Tuesday, April 22, 2014

What Makes Ministers Nervous

I recently posted that the one thing that UU Congregations could do to grow the faith was to stop
making their ministers so nervous.  Nervous preachers preach mush-mouthedly, and religious communities grow when they have a powerful and engaging message that mattered. I've gotten some pushback that tells me that some think that I am against discussion, debate and reasonable differences of opinion. Hardly.

I don't know of any UU minister who is not open to congregants expressing disagreement with them. We know that we preach to opinionated people who know how to speak up for what they believe. Most of us enjoy a little give and take on the content of our sermons, although coffee hour is not often the time for in-depth dialogue: too many other obligations and our own immediate post-performance tenderness.

And I don't know of any UU minister who is not anxious to hear of life experiences that were not included in our sermons. One Mother's Day, I met a man whose mother died at his birth and his father never re-married and he could say that he never had a female parent-figure at all in his life. He didn't really get Mothers' Day, at all. I was informed by his experience, and happy that he shared it with me.

What makes us nervous are kinds of criticisms:

One starts with "I'm offended that .... " To be offended is to be mocked, or scapegoated, or personally diminished, or disrespected. It's not that we don't think that we ever offend, and we want to hear about it when we do. Giving offense is a serious mistake on our part. Many of us define the work of the worship service as creating, with words, an inclusive community. We work hard at it. Saying that you were offended by the service is like telling a surgeon the patient died on the table. It's a terrible failure, the nuclear weapon of criticism.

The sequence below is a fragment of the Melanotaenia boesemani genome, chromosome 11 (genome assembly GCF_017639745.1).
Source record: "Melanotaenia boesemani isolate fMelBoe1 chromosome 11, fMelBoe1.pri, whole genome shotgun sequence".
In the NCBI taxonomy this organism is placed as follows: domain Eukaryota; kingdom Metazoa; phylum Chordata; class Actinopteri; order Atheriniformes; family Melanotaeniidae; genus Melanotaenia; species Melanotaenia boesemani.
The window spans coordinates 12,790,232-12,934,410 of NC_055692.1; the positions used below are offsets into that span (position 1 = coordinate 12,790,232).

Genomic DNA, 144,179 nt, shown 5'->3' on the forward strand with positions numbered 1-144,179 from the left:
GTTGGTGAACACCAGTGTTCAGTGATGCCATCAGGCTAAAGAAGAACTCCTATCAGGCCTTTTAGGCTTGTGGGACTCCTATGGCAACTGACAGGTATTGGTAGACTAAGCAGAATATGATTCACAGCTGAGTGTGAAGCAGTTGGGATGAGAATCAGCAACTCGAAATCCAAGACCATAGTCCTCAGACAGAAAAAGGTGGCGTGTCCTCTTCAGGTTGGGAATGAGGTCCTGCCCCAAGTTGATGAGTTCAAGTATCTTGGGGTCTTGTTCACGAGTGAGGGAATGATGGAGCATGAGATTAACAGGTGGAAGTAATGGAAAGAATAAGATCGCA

Ministers get nervous when the language of offense is used too lightly.

After all, disagreeing with the content of a sermon is not the same as being offended by it. Even having the position that you hold on a public issue satirized is not being offended. Being disturbed by prophetic preaching and made uncomfortable is not grounds for offense. Hearing religious language, music and rituals that you don't subscribe to is not the same as being offended. A sermon that doesn't include your life experience does not offend, per se.

Ministers are sensitive to the possibility that we might offend people. Because of that, the accusation packs an emotional wallop; it gets our attention. To escalate into the language of offense makes a minister nervous.

The other trigger for ministerial nervousness is the response that starts with "I don't think you have the right to ...."

I know that we all have authority issues. Authority in UU congregations is fluid and conditional. It is constantly being negotiated, which tends to make every week seem like candidate week, but without the optimism. And that there are times when authority is not clear. But most of the time, what is really meant by "I don't think that you have the right to ... " is "I don't agree with what you did or said..." Ministers who have to defend their authority over and over again feel endangered.